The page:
Mar 252015
 

Ellie Rodgers

 

Oversexed, booze-soaked detective Frank Sunderson last delighted readers while hunting a cult Svengali in Jim Harrison’s The Great Leader. In that 2011 novel, Sunderson barely survived an ambush. Thankfully, he lived so Harrison could bring him back in his new, delicious sequel, The Big Seven.

Sunderson returns severely frayed at the edges for a go at some murderous backwoods bad guys. He’s still adrift, torn up over his divorce from his beloved wife, Diane. She retains top billing in his deep pool of regret, now overflowing with shapely female bottoms, empty whiskey bottles, and the stress of a policeman’s life.   

Harrison, as usual, lights up every page, blazing into Sunderson’s tender heart as the detective examines his life in terms of the seven deadly sins. Harrison sets the hook by page two as Diane calls Sunderson while he’s fishing for brook trout in Michigan’s Upper Peninsula. Fishing is religion to Sunderson, the only way he finds peace without alcohol. He guesses correctly Diane’s call is about their adopted daughter, Mona. She’s one of the few things they have left in common.

Sure enough, Diane reveals Mona has left her studies at the University of Michigan to follow a shady musician. So Sunderson sets off for New York City to find her, running into bone-breaking trouble and an ethical dilemma. But what the hell, he’s retired from the force.

Sunderson heals some substantial injuries in a cushy rehab facility on Diane’s generous dime. It’s clear she still nurses a soft spot for Sunderson, who laments—boy does he lament—losing this one force of good in his life.

Once recovered, Sunderson uses some ill-gotten cash to fulfill a dream, buying a quiet cabin in the UP. It comes with a stream full of delicious trout and is bordered by the Ames’ family compound. Sunderson’s fishing buddy Marion advises against buying in this questionable neighborhood. He knows the local authorities—also Sunderson’s former pals on the force—largely turn a blind eye to the Ames’ violent family history of incest and wife abuse. But tough guy Sunderson simply tucks his Glock in his waistband, pulls on his waders and begins pulling fat trout out of the water for supper. But soon, bodies begin to fall, fires are set, and young women find Sunderson as irresistible as catnip.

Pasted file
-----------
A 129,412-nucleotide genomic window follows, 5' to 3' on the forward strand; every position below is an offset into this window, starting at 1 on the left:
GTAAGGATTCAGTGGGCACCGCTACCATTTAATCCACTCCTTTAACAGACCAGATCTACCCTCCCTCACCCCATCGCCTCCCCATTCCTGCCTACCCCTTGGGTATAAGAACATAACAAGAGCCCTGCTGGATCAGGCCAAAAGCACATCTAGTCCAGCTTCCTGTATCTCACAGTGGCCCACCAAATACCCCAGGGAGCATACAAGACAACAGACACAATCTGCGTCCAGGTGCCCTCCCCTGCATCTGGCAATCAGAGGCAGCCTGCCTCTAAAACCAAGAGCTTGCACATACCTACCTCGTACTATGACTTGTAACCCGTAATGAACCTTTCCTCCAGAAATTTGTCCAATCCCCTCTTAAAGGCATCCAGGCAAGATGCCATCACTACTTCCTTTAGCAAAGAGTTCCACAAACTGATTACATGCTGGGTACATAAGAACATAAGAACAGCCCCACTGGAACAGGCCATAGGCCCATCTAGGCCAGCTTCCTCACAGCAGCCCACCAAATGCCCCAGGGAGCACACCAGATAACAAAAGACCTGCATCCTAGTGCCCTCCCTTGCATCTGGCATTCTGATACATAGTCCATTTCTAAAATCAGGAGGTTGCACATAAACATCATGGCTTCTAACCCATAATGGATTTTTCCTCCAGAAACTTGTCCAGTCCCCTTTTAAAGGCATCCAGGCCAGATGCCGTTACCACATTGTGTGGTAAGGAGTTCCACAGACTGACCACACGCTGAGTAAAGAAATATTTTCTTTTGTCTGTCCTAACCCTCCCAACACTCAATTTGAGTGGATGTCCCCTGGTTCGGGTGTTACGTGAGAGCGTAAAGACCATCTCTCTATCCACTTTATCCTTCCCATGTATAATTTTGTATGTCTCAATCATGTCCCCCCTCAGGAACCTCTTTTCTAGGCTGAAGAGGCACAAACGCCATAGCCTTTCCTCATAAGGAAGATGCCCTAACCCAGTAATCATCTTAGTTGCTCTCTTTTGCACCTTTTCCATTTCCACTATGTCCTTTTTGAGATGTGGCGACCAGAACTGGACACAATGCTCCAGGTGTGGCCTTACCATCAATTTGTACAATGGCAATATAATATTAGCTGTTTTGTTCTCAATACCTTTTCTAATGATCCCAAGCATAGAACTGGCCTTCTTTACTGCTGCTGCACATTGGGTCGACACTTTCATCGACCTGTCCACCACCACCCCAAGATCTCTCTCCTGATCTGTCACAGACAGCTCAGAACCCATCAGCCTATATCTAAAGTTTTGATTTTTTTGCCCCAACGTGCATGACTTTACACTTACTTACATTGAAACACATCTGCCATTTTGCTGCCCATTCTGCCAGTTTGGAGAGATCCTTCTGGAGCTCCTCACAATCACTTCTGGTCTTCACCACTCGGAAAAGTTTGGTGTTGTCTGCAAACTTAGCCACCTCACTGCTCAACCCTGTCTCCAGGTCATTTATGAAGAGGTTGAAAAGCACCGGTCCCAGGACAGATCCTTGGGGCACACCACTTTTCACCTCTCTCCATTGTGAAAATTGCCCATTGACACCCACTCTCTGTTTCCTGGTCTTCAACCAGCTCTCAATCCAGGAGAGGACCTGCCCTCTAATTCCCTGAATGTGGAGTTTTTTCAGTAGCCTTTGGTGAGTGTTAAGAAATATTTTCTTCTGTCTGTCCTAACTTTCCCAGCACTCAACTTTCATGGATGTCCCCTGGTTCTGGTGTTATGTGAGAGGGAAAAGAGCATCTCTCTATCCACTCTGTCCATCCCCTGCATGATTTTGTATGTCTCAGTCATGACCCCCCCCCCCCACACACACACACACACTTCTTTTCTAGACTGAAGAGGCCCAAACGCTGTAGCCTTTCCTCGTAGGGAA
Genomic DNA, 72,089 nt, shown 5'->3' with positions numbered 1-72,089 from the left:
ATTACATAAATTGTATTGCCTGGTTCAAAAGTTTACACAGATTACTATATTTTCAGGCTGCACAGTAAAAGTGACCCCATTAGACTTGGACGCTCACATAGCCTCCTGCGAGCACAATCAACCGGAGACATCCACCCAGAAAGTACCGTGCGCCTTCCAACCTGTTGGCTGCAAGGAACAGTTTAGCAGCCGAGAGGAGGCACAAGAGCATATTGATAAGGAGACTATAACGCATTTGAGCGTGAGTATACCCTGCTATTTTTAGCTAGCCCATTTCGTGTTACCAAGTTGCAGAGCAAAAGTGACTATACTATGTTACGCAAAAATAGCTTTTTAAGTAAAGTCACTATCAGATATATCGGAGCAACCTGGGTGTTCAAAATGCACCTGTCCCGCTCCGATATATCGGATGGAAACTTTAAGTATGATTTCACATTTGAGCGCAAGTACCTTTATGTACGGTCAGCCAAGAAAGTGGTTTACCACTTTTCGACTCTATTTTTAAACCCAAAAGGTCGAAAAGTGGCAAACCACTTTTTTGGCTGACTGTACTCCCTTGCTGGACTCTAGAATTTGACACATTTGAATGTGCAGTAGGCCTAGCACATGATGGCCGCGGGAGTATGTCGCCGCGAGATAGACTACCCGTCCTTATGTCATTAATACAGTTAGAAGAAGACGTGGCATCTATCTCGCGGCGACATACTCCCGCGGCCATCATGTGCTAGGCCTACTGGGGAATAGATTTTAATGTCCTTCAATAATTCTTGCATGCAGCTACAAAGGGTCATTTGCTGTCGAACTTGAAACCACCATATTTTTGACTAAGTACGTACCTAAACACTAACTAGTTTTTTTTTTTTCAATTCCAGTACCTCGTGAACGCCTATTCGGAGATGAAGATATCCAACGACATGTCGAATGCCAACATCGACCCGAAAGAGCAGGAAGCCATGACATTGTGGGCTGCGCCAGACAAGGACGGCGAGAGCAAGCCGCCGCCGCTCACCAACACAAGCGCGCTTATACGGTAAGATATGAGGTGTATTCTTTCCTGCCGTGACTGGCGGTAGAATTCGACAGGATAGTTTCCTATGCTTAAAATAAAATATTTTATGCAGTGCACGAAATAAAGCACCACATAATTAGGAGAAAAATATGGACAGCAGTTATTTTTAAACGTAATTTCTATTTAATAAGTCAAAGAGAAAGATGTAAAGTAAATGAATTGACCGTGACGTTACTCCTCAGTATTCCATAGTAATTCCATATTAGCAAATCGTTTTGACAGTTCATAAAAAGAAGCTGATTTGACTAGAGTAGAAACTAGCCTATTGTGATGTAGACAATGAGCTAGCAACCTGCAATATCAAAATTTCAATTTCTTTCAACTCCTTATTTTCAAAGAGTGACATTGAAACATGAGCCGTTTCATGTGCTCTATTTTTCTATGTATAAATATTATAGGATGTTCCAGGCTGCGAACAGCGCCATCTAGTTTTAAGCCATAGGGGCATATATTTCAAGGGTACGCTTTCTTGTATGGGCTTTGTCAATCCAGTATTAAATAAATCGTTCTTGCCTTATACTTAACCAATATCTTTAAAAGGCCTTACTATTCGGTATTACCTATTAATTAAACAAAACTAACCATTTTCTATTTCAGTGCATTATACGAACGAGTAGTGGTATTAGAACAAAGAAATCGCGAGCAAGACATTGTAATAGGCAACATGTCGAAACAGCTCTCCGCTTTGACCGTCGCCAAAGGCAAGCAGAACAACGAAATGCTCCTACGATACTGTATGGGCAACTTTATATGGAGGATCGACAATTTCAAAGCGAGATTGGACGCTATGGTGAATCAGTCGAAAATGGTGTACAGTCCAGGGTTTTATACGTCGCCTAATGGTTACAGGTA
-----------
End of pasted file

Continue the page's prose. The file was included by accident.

Yes, this is a Jim Harrison novel. Who said retirement should be just fishing and sunsets? Shouldn’t there be frequent romps with women barely old enough to vote or who live next door and have open marriages and do nude yoga in front of open windows? And beautiful 19-year-olds who nurture you with delicious stews, become murder suspects and just might be carrying your baby? Not that you’d care too much because the police force is behind you, but then there’s that crime-solving itch making you pop the hood. And why wouldn’t you end up in Paris rescuing your now heroin-addicted, adopted daughter, and then oops, she wants to have sex with you?

Right? In The Big Seven, Harrison keeps his signature heat cranked and surprise coming on every sin-soaked page. And he delivers a delightful ending, too, as Sunderson breaks the through gloaming, after taking us along for a fantastic ride.

 

Harrison, Jim. The Big Seven: A Faux Mystery. Grove Press. 2014.